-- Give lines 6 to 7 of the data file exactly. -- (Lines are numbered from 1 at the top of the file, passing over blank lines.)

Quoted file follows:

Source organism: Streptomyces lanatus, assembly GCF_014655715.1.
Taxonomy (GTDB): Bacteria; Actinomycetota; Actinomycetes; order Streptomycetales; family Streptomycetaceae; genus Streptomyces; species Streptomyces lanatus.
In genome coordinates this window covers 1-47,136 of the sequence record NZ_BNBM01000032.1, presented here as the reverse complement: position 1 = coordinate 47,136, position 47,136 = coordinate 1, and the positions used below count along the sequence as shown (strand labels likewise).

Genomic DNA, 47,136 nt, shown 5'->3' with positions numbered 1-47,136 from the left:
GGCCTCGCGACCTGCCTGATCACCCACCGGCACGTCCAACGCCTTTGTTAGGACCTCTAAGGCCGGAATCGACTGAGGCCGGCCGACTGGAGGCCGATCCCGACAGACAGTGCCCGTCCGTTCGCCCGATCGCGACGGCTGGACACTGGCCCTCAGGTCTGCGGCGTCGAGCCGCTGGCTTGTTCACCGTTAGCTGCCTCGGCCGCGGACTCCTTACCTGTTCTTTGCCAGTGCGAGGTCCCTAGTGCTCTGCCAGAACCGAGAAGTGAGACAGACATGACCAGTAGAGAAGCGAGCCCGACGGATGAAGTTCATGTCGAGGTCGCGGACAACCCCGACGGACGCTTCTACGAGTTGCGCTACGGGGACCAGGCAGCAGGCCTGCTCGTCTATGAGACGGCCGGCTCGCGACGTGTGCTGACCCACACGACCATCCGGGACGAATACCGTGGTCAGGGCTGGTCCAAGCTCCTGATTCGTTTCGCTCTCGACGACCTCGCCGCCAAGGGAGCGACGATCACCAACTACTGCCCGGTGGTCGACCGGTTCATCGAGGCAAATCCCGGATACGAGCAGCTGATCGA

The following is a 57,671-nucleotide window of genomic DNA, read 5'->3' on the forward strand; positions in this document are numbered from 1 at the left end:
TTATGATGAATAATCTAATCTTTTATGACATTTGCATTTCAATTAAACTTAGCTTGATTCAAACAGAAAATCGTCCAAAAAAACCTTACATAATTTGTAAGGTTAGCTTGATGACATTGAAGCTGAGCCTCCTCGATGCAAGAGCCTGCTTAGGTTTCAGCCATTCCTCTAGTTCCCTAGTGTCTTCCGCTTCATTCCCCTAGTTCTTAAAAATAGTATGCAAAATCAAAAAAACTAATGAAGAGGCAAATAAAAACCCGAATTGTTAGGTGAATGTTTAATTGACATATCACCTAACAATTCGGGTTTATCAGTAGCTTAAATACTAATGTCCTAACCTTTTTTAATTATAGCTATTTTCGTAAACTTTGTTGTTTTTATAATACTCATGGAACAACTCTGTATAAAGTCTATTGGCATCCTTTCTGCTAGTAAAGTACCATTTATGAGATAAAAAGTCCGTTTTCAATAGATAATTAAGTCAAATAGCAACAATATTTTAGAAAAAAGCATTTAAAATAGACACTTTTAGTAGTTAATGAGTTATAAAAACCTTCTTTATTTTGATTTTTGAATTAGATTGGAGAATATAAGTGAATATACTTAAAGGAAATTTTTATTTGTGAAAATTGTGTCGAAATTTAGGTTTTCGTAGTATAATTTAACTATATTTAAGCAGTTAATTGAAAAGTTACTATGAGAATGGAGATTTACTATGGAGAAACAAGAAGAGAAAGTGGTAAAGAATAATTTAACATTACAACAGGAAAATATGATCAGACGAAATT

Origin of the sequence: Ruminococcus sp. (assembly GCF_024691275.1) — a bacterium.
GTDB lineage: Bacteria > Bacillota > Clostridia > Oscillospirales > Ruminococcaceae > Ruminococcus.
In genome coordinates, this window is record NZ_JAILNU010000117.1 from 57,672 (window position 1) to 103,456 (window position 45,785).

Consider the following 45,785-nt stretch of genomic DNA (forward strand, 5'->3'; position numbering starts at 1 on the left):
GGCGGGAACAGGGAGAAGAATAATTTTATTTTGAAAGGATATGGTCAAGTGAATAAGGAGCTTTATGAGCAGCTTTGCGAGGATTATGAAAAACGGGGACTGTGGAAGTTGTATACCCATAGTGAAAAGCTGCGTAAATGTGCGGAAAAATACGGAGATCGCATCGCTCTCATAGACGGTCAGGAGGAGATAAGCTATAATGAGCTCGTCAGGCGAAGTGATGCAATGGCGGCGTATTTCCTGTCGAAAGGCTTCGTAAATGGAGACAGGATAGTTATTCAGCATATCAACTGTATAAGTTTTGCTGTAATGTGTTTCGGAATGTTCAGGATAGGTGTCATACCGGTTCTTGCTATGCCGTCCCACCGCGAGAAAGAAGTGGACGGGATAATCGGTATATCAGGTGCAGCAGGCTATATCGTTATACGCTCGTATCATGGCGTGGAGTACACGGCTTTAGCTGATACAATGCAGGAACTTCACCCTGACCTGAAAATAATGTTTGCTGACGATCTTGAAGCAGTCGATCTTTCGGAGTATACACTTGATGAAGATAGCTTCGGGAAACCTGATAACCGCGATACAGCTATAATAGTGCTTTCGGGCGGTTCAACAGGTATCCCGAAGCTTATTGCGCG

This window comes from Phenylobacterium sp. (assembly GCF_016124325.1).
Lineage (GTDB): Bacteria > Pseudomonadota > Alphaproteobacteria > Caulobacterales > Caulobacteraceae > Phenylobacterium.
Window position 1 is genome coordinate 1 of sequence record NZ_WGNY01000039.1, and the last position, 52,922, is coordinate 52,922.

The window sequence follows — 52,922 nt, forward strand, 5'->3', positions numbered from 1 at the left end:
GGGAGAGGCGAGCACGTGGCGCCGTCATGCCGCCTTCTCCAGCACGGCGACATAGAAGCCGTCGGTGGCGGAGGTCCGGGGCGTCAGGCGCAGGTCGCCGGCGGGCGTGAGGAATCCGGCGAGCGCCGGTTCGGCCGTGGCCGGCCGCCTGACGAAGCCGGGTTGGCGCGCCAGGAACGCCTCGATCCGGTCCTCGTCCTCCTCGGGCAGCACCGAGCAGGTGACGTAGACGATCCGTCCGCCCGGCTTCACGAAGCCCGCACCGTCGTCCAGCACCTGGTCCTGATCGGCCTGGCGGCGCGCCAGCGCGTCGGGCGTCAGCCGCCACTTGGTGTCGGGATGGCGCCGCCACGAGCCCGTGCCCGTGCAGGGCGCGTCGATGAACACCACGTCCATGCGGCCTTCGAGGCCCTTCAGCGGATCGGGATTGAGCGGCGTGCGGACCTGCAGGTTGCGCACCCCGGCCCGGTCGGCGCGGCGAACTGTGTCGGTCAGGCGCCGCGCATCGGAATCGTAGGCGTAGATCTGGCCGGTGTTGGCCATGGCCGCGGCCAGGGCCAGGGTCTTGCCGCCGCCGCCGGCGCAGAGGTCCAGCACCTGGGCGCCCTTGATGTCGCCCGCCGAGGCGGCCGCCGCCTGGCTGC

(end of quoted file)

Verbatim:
The following is a 57,671-nucleotide window of genomic DNA, read 5'->3' on the forward strand; positions in this document are numbered from 1 at the left end:
TTATGATGAATAATCTAATCTTTTATGACATTTGCATTTCAATTAAACTTAGCTTGATTCAAACAGAAAATCGTCCAAAAAAACCTTACATAATTTGTAAGGTTAGCTTGATGACATTGAAGCTGAGCCTCCTCGATGCAAGAGCCTGCTTAGGTTTCAGCCATTCCTCTAGTTCCCTAGTGTCTTCCGCTTCATTCCCCTAGTTCTTAAAAATAGTATGCAAAATCAAAAAAACTAATGAAGAGGCAAATAAAAACCCGAATTGTTAGGTGAATGTTTAATTGACATATCACCTAACAATTCGGGTTTATCAGTAGCTTAAATACTAATGTCCTAACCTTTTTTAATTATAGCTATTTTCGTAAACTTTGTTGTTTTTATAATACTCATGGAACAACTCTGTATAAAGTCTATTGGCATCCTTTCTGCTAGTAAAGTACCATTTATGAGATAAAAAGTCCGTTTTCAATAGATAATTAAGTCAAATAGCAACAATATTTTAGAAAAAAGCATTTAAAATAGACACTTTTAGTAGTTAATGAGTTATAAAAACCTTCTTTATTTTGATTTTTGAATTAGATTGGAGAATATAAGTGAATATACTTAAAGGAAATTTTTATTTGTGAAAATTGTGTCGAAATTTAGGTTTTCGTAGTATAATTTAACTATATTTAAGCAGTTAATTGAAAAGTTACTATGAGAATGGAGATTTACTATGGAGAAACAAGAAGAGAAAGTGGTAAAGAATAATTTAACATTACAACAGGAAAATATGATCAGACGAAATT